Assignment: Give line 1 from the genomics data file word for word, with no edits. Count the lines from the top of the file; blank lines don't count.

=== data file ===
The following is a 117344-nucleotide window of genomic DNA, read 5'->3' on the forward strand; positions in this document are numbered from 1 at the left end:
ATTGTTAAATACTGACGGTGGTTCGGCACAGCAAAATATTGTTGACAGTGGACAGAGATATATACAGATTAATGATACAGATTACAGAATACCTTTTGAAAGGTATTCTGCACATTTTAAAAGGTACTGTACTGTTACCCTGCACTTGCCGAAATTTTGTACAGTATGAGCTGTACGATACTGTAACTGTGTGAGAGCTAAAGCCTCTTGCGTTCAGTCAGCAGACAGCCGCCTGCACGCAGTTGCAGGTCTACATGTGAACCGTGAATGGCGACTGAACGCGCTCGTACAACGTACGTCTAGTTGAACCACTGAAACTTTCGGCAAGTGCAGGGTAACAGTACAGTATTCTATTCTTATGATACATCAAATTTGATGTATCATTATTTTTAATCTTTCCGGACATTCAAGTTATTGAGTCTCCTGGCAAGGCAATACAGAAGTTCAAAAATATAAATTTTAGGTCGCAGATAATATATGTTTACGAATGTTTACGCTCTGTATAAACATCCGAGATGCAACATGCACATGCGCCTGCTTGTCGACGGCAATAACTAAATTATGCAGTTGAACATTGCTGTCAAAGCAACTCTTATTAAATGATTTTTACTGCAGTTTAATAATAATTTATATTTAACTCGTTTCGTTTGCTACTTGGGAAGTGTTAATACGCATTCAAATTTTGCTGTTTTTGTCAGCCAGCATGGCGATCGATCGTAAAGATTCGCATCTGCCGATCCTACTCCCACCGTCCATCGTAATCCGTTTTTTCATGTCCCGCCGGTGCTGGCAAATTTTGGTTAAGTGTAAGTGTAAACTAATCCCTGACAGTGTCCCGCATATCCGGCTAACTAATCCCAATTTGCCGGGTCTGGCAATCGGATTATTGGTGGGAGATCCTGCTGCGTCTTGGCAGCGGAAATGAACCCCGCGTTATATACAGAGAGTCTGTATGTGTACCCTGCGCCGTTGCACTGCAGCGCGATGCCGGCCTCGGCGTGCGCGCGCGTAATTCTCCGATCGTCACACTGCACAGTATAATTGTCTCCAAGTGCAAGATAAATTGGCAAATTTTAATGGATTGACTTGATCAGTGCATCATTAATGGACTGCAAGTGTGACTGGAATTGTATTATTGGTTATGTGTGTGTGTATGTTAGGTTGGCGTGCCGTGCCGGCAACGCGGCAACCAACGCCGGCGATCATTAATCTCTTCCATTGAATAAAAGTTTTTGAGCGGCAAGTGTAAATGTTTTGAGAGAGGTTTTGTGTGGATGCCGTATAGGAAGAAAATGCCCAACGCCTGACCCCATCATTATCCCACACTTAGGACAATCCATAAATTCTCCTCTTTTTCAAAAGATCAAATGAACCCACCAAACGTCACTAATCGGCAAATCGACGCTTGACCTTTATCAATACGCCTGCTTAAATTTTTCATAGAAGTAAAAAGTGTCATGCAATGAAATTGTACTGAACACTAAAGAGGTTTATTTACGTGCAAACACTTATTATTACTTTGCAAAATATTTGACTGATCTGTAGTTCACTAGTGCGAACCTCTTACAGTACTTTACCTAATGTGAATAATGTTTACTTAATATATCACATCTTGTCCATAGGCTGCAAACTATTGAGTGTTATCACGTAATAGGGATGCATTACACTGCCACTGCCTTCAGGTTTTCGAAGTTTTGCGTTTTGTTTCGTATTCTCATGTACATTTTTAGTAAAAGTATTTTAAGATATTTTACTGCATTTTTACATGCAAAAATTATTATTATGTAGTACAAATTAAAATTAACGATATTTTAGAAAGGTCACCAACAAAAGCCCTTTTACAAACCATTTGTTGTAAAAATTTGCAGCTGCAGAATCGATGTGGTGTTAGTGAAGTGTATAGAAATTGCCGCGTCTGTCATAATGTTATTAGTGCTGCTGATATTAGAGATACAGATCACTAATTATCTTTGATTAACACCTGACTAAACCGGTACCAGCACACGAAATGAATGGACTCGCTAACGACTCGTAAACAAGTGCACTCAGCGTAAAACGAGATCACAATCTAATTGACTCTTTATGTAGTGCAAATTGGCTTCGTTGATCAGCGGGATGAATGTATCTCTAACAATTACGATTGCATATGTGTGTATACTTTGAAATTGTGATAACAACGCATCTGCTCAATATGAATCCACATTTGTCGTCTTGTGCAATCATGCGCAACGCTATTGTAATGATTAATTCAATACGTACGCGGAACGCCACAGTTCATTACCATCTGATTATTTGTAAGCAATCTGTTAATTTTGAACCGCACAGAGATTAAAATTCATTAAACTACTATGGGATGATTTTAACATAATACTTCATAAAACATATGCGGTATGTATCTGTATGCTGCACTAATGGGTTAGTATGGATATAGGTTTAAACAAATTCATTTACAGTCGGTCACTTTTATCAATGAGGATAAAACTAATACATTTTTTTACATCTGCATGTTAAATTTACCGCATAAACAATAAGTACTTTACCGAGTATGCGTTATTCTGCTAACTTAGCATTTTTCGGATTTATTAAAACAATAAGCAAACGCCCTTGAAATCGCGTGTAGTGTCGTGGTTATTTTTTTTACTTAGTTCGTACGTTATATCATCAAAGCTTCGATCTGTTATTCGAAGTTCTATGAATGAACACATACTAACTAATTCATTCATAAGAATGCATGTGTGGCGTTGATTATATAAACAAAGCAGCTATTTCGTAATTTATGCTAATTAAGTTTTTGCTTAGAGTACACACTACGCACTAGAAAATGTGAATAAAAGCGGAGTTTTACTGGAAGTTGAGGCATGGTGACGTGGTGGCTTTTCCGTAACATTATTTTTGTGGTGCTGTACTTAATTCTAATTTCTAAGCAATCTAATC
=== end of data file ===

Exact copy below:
The following is a 117344-nucleotide window of genomic DNA, read 5'->3' on the forward strand; positions in this document are numbered from 1 at the left end: